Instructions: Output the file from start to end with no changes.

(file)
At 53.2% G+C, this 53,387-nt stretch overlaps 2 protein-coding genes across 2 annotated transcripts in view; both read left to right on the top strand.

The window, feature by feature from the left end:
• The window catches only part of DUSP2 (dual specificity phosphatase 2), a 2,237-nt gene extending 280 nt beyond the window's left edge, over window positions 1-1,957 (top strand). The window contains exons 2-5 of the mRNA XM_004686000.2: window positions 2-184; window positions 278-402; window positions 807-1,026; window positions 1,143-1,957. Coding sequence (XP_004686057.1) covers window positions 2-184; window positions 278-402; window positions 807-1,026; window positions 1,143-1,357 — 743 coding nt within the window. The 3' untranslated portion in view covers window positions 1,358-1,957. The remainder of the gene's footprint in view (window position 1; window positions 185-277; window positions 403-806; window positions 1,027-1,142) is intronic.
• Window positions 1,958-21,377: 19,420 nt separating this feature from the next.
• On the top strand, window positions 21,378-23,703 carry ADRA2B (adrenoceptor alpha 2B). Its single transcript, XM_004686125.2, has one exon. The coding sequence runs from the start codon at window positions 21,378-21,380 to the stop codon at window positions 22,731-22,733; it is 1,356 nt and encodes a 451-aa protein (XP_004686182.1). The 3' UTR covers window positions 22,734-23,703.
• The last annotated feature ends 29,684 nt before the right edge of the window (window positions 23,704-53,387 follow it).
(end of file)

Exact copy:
At 53.2% G+C, this 53,387-nt stretch overlaps 2 protein-coding genes across 2 annotated transcripts in view; both read left to right on the top strand.

The window, feature by feature from the left end:
• The window catches only part of DUSP2 (dual specificity phosphatase 2), a 2,237-nt gene extending 280 nt beyond the window's left edge, over window positions 1-1,957 (top strand). The window contains exons 2-5 of the mRNA XM_004686000.2: window positions 2-184; window positions 278-402; window positions 807-1,026; window positions 1,143-1,957. Coding sequence (XP_004686057.1) covers window positions 2-184; window positions 278-402; window positions 807-1,026; window positions 1,143-1,357 — 743 coding nt within the window. The 3' untranslated portion in view covers window positions 1,358-1,957. The remainder of the gene's footprint in view (window position 1; window positions 185-277; window positions 403-806; window positions 1,027-1,142) is intronic.
• Window positions 1,958-21,377: 19,420 nt separating this feature from the next.
• On the top strand, window positions 21,378-23,703 carry ADRA2B (adrenoceptor alpha 2B). Its single transcript, XM_004686125.2, has one exon. The coding sequence runs from the start codon at window positions 21,378-21,380 to the stop codon at window positions 22,731-22,733; it is 1,356 nt and encodes a 451-aa protein (XP_004686182.1). The 3' UTR covers window positions 22,734-23,703.
• The last annotated feature ends 29,684 nt before the right edge of the window (window positions 23,704-53,387 follow it).